By: William Goldfeder, EFO
Fire Engineering Contributing Editor
Battalion Chief, Loveland-Symmes Fire Department, Loveland, Ohio
Last summer, South Carolina Firefighter Jeff Chavis died of injuries sustained while operating at a structure fire. Subsequently, the Occupational Safety and Health Administration (OSHA) fined the fire department for “seven serious violations and six less serious violations.” The two most serious violations cited were (1) the lack of supervision by an incident commander and (2) firefighters inside the structure didn’t maintain contact with firefighters outside.
It seems simple, doesn’t it? It isn’t. We all have been to fires where these things occur. Let’s face it: It happens every day, all over the country.
I cannot imagine how the chief and the incident commander of the above department have felt since losing this firefighter. I feel deeply for them. And on top of that is the OSHA report, and whatever other problems that may bring.
The South Carolina situation got me thinking. This is an opportunity to do some soul-searching. Ask yourself, “Who is in charge of your fire?”
We make it absolutely clear to officers and students at the fire department, in command school, at the FDIC and FDIC West, and so on that you are absolutely and fully responsible for getting your firefighters home safely. To do that, the incident commander has to be experienced in structural firefighting.
You can’t have someone in charge of your fire whose “next fire is going to be his first.” Yet, some communities with so-called “OICs” and “incident commanders” who have no business running the fire and whose next fire will be their first don’t seem to understand their responsibility. And, those above them don’t seem to care. In addition, many officers today get promoted with less and less hands-on fire experience and fire training.
It’s a poor risk-management policy. The problem is that some “city fathers (and mothers)”–and even some chiefs– allow this situation to occur. Their philosophy is that when the new “incident commanders on the block” are on-duty, the odds are there won’t be a structure fire (you know, the ones who say, “We are an EMS department that occasionally goes to a fire” and “we don’t have fires anymore”). So, what happens? They feel that everything is fine and go about their merry way checking apparatus for dust, having the firefighters wash their staff car, adjusting their collar brass, making sure there are enough IV fluids, and finding outdated drugs in the ambulances. And then–suddenly and without warning–which is usually how fires come in–all hell breaks loose when they get a working fire. They are lost! Where does that leave “those they are responsible for getting home safely?”
Who is going to train the firefighters every day if those in charge don’t have the experience, training, and know-how for dealing with (or interest in) structure fires? I’ll tell you what happens: They buy any of those videos out there and call it training! Sadly, some “training officers” have become “videotape distributors.” Videos are a good supplement, but they are not training.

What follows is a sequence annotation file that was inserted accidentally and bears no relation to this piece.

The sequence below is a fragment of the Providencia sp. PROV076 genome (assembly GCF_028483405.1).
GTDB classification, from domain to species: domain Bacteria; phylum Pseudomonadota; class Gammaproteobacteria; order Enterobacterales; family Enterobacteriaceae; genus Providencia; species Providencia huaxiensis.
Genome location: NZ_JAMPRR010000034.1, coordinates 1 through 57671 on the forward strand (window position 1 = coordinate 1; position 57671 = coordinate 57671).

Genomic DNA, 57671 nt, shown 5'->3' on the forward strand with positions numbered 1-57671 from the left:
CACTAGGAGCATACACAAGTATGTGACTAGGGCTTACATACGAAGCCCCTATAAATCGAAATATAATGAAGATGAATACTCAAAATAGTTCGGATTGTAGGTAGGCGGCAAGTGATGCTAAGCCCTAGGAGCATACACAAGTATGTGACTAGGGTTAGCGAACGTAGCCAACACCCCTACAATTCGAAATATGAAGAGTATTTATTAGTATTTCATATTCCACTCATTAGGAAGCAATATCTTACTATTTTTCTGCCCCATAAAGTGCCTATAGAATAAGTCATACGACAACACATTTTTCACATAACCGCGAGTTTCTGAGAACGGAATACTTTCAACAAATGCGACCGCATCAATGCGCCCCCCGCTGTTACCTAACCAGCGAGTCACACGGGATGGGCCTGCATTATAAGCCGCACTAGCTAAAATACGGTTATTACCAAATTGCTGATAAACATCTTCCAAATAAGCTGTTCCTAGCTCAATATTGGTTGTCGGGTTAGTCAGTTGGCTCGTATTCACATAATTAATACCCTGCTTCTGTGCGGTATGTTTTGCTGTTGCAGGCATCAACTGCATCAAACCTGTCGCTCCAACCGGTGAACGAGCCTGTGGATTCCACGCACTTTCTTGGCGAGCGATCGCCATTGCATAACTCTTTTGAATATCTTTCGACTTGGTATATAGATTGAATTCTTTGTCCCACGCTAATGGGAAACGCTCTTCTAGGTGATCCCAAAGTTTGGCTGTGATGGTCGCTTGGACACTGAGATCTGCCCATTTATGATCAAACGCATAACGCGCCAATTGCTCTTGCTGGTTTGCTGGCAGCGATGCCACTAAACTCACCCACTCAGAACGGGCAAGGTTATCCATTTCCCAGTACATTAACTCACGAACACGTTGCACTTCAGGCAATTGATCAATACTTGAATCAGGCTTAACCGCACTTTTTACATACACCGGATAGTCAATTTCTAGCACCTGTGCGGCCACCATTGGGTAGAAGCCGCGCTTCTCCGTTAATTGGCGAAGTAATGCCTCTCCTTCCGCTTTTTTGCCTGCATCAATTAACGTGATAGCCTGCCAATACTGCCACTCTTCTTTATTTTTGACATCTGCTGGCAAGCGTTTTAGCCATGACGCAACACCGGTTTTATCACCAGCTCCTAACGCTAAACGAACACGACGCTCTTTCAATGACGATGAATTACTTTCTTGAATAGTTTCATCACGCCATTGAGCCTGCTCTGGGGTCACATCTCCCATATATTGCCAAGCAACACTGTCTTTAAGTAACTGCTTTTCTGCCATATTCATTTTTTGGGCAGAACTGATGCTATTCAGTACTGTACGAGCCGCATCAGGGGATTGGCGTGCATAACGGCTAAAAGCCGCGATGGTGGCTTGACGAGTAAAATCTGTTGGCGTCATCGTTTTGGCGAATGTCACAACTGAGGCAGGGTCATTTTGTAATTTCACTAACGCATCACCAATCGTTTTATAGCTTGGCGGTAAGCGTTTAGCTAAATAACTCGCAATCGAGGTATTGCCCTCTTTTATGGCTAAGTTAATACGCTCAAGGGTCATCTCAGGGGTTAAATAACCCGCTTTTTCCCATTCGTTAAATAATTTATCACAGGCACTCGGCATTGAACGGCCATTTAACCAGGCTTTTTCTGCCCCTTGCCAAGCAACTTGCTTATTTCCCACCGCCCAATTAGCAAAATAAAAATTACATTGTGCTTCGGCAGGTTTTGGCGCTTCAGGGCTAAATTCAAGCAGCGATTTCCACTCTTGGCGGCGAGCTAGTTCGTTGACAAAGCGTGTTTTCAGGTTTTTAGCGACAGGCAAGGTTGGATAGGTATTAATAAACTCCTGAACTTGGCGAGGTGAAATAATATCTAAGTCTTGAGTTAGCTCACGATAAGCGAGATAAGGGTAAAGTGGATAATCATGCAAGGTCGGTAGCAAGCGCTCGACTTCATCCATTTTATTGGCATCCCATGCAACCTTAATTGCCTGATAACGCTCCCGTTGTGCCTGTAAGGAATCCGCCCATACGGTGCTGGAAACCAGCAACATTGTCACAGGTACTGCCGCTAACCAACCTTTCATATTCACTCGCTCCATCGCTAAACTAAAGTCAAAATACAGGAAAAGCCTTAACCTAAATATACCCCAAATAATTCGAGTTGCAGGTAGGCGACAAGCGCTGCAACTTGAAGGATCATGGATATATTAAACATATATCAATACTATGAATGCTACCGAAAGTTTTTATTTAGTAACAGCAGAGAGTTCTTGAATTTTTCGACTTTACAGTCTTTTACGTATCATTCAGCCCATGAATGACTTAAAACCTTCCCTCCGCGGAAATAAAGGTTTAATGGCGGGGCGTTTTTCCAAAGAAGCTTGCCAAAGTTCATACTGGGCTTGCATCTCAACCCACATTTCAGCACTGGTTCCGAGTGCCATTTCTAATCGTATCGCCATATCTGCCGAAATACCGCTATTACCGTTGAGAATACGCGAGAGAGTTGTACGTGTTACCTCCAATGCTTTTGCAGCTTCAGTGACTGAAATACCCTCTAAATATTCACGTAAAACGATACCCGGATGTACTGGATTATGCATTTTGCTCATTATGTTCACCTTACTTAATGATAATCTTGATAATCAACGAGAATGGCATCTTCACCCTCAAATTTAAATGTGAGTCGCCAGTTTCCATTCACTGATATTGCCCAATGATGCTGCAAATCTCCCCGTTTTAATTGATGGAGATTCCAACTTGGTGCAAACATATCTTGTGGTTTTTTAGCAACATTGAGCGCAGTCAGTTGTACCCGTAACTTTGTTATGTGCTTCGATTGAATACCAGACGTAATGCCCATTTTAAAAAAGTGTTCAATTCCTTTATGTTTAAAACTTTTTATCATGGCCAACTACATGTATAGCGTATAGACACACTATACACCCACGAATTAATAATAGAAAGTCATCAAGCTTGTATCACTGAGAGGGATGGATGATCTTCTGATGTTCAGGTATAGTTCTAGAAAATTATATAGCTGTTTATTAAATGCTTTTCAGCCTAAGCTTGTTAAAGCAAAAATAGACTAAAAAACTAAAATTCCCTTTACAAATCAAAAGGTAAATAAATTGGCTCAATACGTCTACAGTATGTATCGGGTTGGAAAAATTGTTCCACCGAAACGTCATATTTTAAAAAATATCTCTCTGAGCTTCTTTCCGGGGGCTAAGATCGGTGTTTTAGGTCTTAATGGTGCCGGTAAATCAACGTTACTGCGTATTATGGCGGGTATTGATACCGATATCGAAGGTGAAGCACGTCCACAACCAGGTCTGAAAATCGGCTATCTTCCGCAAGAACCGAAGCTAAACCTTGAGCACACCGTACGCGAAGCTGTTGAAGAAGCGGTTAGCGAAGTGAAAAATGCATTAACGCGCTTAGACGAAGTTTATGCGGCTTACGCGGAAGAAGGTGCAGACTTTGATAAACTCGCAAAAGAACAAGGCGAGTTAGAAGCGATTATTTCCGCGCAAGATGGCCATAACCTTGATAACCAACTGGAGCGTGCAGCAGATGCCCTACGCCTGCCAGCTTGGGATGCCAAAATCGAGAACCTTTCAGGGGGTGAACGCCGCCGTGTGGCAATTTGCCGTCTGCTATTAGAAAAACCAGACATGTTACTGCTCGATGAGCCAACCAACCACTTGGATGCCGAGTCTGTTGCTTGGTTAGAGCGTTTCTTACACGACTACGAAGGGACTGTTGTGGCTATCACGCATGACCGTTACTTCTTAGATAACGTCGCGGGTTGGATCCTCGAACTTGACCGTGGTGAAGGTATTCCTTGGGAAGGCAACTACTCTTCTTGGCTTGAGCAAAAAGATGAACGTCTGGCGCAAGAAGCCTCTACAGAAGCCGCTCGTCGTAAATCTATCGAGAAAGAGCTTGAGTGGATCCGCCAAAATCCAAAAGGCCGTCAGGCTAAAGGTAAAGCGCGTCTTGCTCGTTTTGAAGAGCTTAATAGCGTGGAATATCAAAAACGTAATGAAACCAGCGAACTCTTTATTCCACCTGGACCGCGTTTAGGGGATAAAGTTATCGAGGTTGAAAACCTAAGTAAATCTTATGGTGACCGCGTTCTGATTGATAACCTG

So who is going to take care of the troops? Who is going to be the experienced and seasoned leader at these fires and command the operation? Who is going to lead and show, by example, the firefighters what to do (and not do!) during training? Who is going to have the experience and training (real training–dirty stuff) to prepare these firefighters for the structure fire when it “comes in?” Who is going to make the firefighters (and officers) train constantly on structural firefighting operations and tactics, fire command/scene supervision, building construction, structural collapse, venting, fireground communications, and all of the related and required tasks because the incident commander knows what can happen if they don’t take the training seriously?
We have always been told (usually by someone whining) that we should always provide solutions to problems we present. So, here goes: If you know of “someone else’s fire department” that has one of these “new age” incident commanders, do the following:
- Encourage constant realistic, hands-on fire training, with full participation;
- Request as much outside “live fire” training as possible, with full participation;
- Perform in-station hands-on training operations every single day so that everyone (including whoever is going to run your fire–they can do their “reports” later) gets involved and becomes familiar with each other so they will know what they can expect from each another at the fire;
- Do your best to encourage hiring and promotion standards that require structural firefighting training and experience.
Who is in charge of your fire? All your troops want is to “get home safely”–even if they sometimes don’t act like it. This is serious stuff.